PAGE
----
Many longtime Metheny fans feared that he'd gone too far. But while the album's production values are as close to pop as anything Metheny has ever done, the strength and commitment of the playing elevates the music beyond simple confection. And while much of the music lacks, for example, the tricky time signatures that are oftentimes part of the Metheny/Mays writing approach, there's far more here than immediately meets the ear.
The majority of the songs on the album reflect an interest in soul and R&B that, given Metheny's already broad purview, should come as no surprise. But while the soft ballad "Something To Remind You" bears the ear-marks of groups like Earth Wind & Fire with its clear verse-chorus form, it's still undeniably filtered through Metheny and Mays' own musical sensibilities. The verse is longer than most pop tunes would allow, and while it certainly sounds effortless, its changes are anything but.
Similarly, the more insistent and up-tempo "Red Sky" possesses a singable chorus featuring the lyricless vocals of David Blamires and Mark Ledford (who, sadly, passed away in 2004). But the changes of its equally lengthy verse would again challenge most players. Just because something sounds this easy doesn't mean it is easy and, in some ways, We Live Here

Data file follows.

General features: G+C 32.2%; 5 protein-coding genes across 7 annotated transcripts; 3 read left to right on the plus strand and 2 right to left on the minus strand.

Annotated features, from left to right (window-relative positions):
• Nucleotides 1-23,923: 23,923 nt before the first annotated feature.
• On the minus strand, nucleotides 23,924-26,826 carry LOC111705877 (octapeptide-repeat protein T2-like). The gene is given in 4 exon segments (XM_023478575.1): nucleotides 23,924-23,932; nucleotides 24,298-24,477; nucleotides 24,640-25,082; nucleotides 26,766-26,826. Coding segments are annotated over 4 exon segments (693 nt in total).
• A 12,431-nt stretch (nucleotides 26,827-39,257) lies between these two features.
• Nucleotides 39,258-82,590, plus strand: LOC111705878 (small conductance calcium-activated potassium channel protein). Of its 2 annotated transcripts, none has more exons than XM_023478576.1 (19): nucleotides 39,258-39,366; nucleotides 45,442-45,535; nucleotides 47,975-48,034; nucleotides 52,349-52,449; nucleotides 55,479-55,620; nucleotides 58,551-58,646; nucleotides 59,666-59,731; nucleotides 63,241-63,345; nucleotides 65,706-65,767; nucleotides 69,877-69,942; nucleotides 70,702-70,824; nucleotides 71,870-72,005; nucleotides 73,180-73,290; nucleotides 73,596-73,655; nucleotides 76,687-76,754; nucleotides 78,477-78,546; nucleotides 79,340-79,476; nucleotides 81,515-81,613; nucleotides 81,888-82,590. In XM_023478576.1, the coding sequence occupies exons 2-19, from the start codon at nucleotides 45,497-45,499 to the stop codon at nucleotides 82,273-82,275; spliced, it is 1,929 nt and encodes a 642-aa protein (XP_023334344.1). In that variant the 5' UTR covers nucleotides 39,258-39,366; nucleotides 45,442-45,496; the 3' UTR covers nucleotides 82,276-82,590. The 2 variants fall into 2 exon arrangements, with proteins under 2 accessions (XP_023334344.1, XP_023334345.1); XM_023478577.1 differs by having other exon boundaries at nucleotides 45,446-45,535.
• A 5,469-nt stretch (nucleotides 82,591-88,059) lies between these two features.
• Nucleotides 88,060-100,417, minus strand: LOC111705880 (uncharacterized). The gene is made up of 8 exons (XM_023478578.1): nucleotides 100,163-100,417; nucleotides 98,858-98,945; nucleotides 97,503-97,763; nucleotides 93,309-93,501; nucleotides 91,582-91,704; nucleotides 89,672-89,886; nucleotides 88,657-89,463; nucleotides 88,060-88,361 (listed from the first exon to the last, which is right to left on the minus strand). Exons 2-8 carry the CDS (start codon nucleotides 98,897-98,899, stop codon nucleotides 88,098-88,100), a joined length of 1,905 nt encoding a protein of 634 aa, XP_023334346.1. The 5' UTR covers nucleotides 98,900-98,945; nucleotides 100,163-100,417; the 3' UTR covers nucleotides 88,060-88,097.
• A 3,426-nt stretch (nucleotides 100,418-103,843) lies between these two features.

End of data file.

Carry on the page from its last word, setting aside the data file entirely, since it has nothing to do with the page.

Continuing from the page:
could be considered the Pat Metheny Group's most subversive record.
Despite the album's glossy veneer, there are tracks thatdespite groove being an essential componentare anything but smooth. The tribal rhythm of the title track is a logical expansion of ideas first explored on "Barcarole," the opening track on Offramp
(ECM, 1981). "Episode D'Azur," sporting a knottier theme as well as shifting bar lines that are more in character, doesn't exactly swing but it comes closer to what Metheny Group naysayers consider to be "real" jazz, despite Mays' layering of string washes and signature synthesizer tone. And the album closer, "Stranger in Town," is a more pedal-to-the-metal burner than anything else found on the record, featuring some of Metheny's most lithe playingespecially during the brief middle section that's more- or-less an interactive trio spot for Metheny, drummer Paul Wertico and Conte.